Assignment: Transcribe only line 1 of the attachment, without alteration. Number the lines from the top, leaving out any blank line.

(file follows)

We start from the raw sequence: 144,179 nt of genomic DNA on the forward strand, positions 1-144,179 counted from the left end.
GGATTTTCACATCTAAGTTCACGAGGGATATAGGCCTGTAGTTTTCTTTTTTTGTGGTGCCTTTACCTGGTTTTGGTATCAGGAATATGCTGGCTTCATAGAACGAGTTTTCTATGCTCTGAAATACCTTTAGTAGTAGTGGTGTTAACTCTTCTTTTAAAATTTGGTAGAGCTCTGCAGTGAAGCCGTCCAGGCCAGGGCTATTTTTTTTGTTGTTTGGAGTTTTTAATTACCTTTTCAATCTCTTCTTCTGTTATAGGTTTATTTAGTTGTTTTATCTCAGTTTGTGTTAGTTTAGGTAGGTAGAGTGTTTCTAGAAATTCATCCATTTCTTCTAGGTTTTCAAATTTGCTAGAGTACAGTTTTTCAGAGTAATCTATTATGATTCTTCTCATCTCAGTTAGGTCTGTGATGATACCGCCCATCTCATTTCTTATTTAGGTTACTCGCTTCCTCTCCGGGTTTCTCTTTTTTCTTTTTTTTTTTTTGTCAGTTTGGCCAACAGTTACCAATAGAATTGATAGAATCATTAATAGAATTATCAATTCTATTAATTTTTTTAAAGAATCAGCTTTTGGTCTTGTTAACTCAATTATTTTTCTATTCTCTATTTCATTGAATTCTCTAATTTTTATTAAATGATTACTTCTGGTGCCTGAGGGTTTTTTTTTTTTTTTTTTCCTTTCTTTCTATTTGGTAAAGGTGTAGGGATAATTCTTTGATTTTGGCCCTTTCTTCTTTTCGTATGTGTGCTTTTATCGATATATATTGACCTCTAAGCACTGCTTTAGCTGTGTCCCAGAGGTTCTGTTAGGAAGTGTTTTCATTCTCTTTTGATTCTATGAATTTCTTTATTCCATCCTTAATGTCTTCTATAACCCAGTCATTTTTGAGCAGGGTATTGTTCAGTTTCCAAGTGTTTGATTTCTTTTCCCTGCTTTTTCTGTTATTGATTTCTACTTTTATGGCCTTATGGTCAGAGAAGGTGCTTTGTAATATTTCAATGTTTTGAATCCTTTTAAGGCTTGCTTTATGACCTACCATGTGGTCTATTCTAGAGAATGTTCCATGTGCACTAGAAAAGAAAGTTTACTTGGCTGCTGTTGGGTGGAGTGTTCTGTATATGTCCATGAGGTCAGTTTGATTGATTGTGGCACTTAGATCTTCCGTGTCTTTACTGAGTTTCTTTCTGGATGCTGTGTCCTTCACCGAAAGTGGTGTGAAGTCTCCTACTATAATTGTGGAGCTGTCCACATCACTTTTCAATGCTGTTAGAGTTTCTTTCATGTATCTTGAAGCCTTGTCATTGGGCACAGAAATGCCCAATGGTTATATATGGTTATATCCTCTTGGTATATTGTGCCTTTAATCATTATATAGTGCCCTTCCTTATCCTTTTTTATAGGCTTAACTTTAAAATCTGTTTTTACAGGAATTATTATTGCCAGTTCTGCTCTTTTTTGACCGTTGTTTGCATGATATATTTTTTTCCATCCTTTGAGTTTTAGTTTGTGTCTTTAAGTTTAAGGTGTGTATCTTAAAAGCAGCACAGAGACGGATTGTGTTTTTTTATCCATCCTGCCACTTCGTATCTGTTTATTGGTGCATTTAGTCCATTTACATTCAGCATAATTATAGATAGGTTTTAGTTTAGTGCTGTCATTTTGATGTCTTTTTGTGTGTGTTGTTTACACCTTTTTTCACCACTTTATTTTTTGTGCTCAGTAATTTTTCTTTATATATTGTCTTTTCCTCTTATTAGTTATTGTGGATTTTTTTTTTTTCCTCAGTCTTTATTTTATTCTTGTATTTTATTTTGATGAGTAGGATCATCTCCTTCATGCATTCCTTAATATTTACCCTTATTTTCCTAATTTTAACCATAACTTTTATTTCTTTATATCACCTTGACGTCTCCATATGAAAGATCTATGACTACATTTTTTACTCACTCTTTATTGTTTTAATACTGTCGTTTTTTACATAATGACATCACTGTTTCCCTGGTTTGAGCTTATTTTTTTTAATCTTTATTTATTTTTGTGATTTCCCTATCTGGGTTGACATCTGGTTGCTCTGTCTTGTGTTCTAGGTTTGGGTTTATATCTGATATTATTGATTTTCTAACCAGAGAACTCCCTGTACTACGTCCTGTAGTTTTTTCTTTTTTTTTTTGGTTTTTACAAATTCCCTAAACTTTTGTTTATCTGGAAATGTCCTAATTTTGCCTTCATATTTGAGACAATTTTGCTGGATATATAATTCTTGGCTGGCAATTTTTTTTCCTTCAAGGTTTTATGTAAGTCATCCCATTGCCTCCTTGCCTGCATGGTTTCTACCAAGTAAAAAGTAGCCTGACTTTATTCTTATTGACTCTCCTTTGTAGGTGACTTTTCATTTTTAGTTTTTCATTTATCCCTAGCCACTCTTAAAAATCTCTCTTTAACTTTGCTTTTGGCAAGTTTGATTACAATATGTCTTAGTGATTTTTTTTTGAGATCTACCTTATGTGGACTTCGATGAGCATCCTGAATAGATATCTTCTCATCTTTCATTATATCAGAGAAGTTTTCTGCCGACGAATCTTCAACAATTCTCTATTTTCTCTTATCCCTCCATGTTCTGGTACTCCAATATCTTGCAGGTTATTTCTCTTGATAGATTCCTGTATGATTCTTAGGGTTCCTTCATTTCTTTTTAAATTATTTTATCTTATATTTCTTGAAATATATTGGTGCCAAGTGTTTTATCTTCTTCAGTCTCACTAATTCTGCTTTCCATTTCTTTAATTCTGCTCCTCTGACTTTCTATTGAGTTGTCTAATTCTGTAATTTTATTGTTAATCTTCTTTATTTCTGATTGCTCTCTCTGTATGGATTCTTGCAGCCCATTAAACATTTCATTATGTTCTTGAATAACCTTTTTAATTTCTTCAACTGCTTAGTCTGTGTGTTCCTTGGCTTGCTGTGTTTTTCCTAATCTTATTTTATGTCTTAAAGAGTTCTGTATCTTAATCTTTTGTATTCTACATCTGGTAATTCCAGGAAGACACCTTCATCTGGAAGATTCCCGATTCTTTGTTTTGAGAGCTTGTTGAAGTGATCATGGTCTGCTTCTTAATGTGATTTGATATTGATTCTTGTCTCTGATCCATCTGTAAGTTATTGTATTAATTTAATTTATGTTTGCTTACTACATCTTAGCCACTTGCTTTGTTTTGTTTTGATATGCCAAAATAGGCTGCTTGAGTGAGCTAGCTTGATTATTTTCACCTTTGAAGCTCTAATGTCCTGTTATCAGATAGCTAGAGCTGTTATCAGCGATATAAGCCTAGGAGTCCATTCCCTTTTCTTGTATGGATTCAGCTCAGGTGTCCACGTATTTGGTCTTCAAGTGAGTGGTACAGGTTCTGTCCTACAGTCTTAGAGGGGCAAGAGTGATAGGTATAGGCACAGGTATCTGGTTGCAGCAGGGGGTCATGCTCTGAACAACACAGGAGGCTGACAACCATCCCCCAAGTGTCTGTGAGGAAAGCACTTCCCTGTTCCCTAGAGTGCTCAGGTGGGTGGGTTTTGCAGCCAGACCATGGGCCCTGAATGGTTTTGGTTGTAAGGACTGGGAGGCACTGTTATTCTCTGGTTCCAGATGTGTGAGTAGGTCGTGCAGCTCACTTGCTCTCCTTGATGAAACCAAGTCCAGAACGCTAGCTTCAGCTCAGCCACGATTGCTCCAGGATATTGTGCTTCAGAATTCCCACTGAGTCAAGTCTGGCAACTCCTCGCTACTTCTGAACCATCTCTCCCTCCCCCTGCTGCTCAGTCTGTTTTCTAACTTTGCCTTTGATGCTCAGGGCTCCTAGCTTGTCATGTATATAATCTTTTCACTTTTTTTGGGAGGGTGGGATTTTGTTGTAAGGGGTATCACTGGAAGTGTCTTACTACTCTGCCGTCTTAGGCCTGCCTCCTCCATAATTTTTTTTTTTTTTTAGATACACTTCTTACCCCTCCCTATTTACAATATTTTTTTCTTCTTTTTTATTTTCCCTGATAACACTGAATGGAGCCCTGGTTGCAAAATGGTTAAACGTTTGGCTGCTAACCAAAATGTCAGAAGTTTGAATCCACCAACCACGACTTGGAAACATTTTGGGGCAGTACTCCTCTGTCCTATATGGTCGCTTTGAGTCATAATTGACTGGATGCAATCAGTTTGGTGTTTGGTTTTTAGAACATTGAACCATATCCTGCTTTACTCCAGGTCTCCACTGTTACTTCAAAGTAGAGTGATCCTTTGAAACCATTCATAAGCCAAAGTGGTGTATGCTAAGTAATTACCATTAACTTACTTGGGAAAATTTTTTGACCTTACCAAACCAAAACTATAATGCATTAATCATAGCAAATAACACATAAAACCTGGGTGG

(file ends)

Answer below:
We start from the raw sequence: 144,179 nt of genomic DNA on the forward strand, positions 1-144,179 counted from the left end.